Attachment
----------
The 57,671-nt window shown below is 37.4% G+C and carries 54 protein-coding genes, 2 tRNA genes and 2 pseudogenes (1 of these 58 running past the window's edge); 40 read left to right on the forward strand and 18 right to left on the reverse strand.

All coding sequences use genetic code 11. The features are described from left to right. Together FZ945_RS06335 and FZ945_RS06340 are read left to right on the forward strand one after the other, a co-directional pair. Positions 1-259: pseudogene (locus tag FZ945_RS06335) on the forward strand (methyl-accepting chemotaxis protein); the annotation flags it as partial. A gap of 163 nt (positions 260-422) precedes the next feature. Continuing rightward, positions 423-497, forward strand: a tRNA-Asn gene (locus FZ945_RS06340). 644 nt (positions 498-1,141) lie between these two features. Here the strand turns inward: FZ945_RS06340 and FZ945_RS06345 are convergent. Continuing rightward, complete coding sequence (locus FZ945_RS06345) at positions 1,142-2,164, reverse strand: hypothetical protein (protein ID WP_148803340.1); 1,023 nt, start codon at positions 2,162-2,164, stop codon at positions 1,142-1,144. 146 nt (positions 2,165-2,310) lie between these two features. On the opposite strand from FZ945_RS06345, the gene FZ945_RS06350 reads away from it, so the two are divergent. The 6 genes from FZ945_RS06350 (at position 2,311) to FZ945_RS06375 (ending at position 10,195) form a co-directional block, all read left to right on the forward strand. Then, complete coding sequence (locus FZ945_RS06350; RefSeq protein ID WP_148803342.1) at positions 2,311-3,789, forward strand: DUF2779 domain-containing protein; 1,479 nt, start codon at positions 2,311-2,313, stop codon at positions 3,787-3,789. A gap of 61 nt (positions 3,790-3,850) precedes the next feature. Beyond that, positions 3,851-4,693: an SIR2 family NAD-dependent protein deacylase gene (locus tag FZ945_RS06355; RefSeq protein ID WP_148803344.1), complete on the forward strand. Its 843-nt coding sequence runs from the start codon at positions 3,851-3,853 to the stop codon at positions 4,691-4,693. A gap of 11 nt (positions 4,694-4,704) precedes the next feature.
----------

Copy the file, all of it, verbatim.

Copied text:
The 57,671-nt window shown below is 37.4% G+C and carries 54 protein-coding genes, 2 tRNA genes and 2 pseudogenes (1 of these 58 running past the window's edge); 40 read left to right on the forward strand and 18 right to left on the reverse strand.

All coding sequences use genetic code 11. The features are described from left to right. Together FZ945_RS06335 and FZ945_RS06340 are read left to right on the forward strand one after the other, a co-directional pair. Positions 1-259: pseudogene (locus tag FZ945_RS06335) on the forward strand (methyl-accepting chemotaxis protein); the annotation flags it as partial. A gap of 163 nt (positions 260-422) precedes the next feature. Continuing rightward, positions 423-497, forward strand: a tRNA-Asn gene (locus FZ945_RS06340). 644 nt (positions 498-1,141) lie between these two features. Here the strand turns inward: FZ945_RS06340 and FZ945_RS06345 are convergent. Continuing rightward, complete coding sequence (locus FZ945_RS06345) at positions 1,142-2,164, reverse strand: hypothetical protein (protein ID WP_148803340.1); 1,023 nt, start codon at positions 2,162-2,164, stop codon at positions 1,142-1,144. 146 nt (positions 2,165-2,310) lie between these two features. On the opposite strand from FZ945_RS06345, the gene FZ945_RS06350 reads away from it, so the two are divergent. The 6 genes from FZ945_RS06350 (at position 2,311) to FZ945_RS06375 (ending at position 10,195) form a co-directional block, all read left to right on the forward strand. Then, complete coding sequence (locus FZ945_RS06350; RefSeq protein ID WP_148803342.1) at positions 2,311-3,789, forward strand: DUF2779 domain-containing protein; 1,479 nt, start codon at positions 2,311-2,313, stop codon at positions 3,787-3,789. A gap of 61 nt (positions 3,790-3,850) precedes the next feature. Beyond that, positions 3,851-4,693: an SIR2 family NAD-dependent protein deacylase gene (locus tag FZ945_RS06355; RefSeq protein ID WP_148803344.1), complete on the forward strand. Its 843-nt coding sequence runs from the start codon at positions 3,851-3,853 to the stop codon at positions 4,691-4,693. A gap of 11 nt (positions 4,694-4,704) precedes the next feature.